Brandlive, the leading live video platform for brands and retail marketing today announced that it has livestreamed over 8,000 events, as part of a partnership with IBM Cloud Video. With this milestone, Brandlive confirms its position as the go-to resource for brands and retailers looking to interact with their audiences for sales enablement, marketing and commerce events.
In today’s saturated digital landscape, brands need an innovative method to cut through the noise and engage with their customers. By leveraging live video, companies can bolster their marketing strategies to more effectively interact with their audiences and foster relationships in real-time.
Brandlive empowers top brands like Adidas, GoPro, eBay, and Cabela’s to better communicate with their audiences by offering customers real-time access to experts, influencers, and executives. With 8,000 livestreamed events, it is clear that brands are harnessing live video and understand its myriad advantages: live video is more engaging, faster to produce, and drives more sales than recorded video.
Video moves people. The human brain absorbs video with much less work than it takes to process text. As a result, we’d rather watch than read, and we end up sharing videos more than almost any other type of content on the internet. Leading organizations are recognizing this, and they’re expanding their use of video as a tool for driving better business outcomes.
The streaming video success stories infographic below illustrates eight great results that organizations are achieving using streaming video. Click on the infographic and it will open in PDF format, with each result linking to a two-minute video that explains how it was achieved. Which result is most relevant to your goals?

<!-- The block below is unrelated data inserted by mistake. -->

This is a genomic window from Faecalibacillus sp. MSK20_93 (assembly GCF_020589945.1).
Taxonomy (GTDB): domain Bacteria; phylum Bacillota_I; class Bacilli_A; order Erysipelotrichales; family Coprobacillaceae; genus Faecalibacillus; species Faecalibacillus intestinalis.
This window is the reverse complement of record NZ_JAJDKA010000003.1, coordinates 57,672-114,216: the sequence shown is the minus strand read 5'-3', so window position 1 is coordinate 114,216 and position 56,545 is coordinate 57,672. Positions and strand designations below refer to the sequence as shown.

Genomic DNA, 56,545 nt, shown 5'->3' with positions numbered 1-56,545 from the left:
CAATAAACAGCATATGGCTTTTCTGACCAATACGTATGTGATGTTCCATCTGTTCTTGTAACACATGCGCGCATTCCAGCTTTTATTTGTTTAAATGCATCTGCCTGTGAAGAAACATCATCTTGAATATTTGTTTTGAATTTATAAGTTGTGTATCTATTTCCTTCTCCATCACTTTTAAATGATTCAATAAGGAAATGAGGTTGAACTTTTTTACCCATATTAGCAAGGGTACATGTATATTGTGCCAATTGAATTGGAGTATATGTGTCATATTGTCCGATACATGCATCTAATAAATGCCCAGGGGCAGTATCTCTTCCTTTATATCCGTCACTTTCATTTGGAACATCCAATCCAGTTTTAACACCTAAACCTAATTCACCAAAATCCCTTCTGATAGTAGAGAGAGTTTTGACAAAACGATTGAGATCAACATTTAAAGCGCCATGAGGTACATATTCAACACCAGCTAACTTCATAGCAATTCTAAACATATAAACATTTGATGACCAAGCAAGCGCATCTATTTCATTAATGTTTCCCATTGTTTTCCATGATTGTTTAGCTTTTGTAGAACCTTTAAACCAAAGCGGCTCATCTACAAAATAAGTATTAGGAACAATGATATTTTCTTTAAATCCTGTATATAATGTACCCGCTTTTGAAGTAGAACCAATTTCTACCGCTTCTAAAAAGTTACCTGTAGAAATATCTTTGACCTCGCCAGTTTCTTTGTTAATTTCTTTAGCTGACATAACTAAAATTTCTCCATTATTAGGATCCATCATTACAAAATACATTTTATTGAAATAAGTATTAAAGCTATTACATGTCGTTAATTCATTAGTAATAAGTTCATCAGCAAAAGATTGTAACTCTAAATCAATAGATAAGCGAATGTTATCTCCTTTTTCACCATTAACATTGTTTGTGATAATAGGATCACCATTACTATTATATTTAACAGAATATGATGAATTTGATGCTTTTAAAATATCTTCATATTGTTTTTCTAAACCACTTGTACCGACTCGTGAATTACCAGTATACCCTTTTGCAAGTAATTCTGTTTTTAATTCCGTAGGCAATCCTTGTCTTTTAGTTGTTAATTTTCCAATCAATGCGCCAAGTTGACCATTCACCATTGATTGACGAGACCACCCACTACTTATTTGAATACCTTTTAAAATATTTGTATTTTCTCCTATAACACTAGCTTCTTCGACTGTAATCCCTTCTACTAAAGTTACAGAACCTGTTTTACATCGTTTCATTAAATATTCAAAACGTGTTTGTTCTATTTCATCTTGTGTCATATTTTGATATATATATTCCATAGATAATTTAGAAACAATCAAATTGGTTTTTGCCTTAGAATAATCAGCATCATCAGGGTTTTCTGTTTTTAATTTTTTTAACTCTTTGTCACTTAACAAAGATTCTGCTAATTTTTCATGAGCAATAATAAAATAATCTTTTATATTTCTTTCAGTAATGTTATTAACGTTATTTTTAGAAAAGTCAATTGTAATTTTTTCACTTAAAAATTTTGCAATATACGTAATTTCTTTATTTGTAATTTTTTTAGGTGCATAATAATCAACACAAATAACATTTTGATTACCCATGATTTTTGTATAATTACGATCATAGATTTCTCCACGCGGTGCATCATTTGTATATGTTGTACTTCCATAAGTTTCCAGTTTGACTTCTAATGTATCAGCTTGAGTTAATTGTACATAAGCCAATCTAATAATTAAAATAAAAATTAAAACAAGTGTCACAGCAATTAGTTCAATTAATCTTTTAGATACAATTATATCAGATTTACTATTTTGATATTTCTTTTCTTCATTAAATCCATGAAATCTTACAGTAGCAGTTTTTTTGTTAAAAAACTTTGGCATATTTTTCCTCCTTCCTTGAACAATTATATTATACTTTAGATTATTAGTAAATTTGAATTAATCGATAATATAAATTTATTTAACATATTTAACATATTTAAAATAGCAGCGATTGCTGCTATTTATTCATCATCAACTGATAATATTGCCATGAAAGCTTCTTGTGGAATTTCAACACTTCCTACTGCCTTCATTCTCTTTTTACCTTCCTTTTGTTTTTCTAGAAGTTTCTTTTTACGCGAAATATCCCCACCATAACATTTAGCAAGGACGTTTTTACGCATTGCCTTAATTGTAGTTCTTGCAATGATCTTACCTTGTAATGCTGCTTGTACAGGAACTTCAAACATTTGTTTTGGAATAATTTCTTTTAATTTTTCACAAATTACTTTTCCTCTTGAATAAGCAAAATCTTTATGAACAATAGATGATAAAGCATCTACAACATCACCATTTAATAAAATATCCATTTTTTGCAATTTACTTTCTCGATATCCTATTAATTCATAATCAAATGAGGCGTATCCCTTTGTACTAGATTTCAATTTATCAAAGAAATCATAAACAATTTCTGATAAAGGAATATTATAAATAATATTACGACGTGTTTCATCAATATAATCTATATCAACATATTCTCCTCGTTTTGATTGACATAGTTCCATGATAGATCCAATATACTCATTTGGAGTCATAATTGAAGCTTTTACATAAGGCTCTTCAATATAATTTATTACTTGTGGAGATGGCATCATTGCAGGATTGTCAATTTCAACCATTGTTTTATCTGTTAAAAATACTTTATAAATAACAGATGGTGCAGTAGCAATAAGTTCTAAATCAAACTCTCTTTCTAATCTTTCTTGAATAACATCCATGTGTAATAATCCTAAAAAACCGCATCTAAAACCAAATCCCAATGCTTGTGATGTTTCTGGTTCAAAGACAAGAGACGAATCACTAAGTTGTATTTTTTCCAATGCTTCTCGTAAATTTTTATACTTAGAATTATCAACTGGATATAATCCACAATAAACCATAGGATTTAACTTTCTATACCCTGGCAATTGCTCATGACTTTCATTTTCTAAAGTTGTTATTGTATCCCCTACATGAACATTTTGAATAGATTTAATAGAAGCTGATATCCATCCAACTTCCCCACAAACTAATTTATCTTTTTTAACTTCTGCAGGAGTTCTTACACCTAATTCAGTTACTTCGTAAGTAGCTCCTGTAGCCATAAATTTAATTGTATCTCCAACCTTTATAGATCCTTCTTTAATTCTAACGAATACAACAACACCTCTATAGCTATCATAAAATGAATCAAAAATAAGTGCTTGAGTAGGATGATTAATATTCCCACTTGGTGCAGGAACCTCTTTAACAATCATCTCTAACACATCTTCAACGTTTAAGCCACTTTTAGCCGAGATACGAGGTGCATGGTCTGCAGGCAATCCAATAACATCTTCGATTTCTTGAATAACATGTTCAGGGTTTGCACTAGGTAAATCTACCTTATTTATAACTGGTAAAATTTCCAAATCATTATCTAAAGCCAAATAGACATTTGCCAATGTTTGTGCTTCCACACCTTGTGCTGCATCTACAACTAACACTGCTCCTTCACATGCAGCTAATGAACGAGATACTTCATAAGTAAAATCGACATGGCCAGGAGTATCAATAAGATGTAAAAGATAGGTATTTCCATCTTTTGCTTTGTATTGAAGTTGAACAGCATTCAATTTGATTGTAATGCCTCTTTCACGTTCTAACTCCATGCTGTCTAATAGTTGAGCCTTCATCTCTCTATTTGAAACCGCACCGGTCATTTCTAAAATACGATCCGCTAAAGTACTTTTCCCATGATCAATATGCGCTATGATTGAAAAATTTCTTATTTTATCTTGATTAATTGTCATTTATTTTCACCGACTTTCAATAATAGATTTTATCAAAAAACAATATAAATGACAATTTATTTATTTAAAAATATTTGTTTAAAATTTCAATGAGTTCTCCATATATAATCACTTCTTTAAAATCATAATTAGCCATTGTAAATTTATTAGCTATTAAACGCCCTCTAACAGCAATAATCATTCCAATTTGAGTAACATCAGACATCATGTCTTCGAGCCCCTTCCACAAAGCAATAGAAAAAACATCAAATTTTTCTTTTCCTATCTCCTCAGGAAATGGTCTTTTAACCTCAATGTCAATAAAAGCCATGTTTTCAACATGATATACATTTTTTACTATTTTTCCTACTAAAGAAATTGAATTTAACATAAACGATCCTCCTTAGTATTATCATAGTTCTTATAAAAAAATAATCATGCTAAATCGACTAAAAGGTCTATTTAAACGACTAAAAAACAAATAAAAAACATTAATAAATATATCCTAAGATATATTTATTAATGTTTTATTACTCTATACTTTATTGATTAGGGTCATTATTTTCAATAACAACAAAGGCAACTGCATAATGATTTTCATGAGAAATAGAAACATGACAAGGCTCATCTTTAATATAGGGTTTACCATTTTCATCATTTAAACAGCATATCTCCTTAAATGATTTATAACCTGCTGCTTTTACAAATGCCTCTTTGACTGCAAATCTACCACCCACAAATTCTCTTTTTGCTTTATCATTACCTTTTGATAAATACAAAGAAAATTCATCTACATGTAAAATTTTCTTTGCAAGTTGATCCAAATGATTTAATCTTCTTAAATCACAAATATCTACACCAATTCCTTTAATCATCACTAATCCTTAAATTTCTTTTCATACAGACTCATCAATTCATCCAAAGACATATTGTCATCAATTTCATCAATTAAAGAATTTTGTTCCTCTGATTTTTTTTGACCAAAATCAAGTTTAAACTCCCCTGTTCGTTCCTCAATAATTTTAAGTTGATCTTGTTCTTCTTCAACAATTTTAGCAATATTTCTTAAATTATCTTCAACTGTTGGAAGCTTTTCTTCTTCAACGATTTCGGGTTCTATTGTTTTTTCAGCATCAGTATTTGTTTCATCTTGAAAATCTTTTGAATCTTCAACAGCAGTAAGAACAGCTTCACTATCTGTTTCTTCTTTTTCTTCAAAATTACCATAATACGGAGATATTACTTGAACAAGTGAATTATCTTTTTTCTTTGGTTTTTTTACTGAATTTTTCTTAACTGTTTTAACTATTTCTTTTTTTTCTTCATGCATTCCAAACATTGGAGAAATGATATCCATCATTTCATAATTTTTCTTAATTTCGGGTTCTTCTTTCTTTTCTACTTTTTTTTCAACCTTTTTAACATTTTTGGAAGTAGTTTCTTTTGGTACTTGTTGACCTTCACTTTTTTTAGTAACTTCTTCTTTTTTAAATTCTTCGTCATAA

For the fastest path to results, tell us the type of impact you need from streaming video, and we can coach you on the best practices most relevant to delivering it.
[Download Infographic PDF]
If any activity is tailor-made for streaming video, it’s esports. Competitive video game playing (and watching) is poised to be a $1.5 billion industry by 2020, according to market research firm NewZoo.
While online streaming services like Twitch and YouTube built a loyal audience of viewers, the lure of ad dollars has attracted the interest of mainstream broadcasters, too. Several major networks, including ESPN, NBC and TBS, regularly air esports programming. In recent months, tournaments have popped up on The Disney Channel, and Nickelodeon got into the game in June by joining a $15 million investment in esports host Super League Gaming.
It’s setting up what could be an epic battle between old media and new media. The streaming services run by Amazon (Twitch) and Google (YouTube) helped build a following for competitive video games, but now traditional networks want to use their built-in audience to lure gaming companies (and leverage their own digital platforms to lure the audience that’s already addicted to these competitions). What’s more, the audience is already proving larger than traditional sports: the audience for the 2015 League of Legends world finals topped that of the 2016 NBA Finals by 5 million viewers.
New innovations constantly change how fans watch their favorite live sports. Integral elements of today’s broadcasts like slow motion and instant replay didn’t exist before the 1950s. On-screen graphics are even more recent: Imagine watching a soccer game without the score in the top left corner of the screen, or a football game without the yellow first down line.
Now, emerging technologies like 3D and virtual reality are giving fans an entirely new perspective—and they may forever change how fans expect to experience the action.
But the real game-changer for live sports broadcasting is artificial intelligence. AI will not only affect viewers, but also advertisers, broadcasters—and even the athletes themselves. It will enrich video content with better insights and better recommendations, as outlined in this Uncovering Dark Video Data with AI white paper. Soon, we may not recognize a sporting event without it.
Point your camera at a religious service, touch the “Go Live” button, and your stream could reach dozens or even thousands of people in places you’ve never heard of. You can’t be sure what effect it might have on your audience.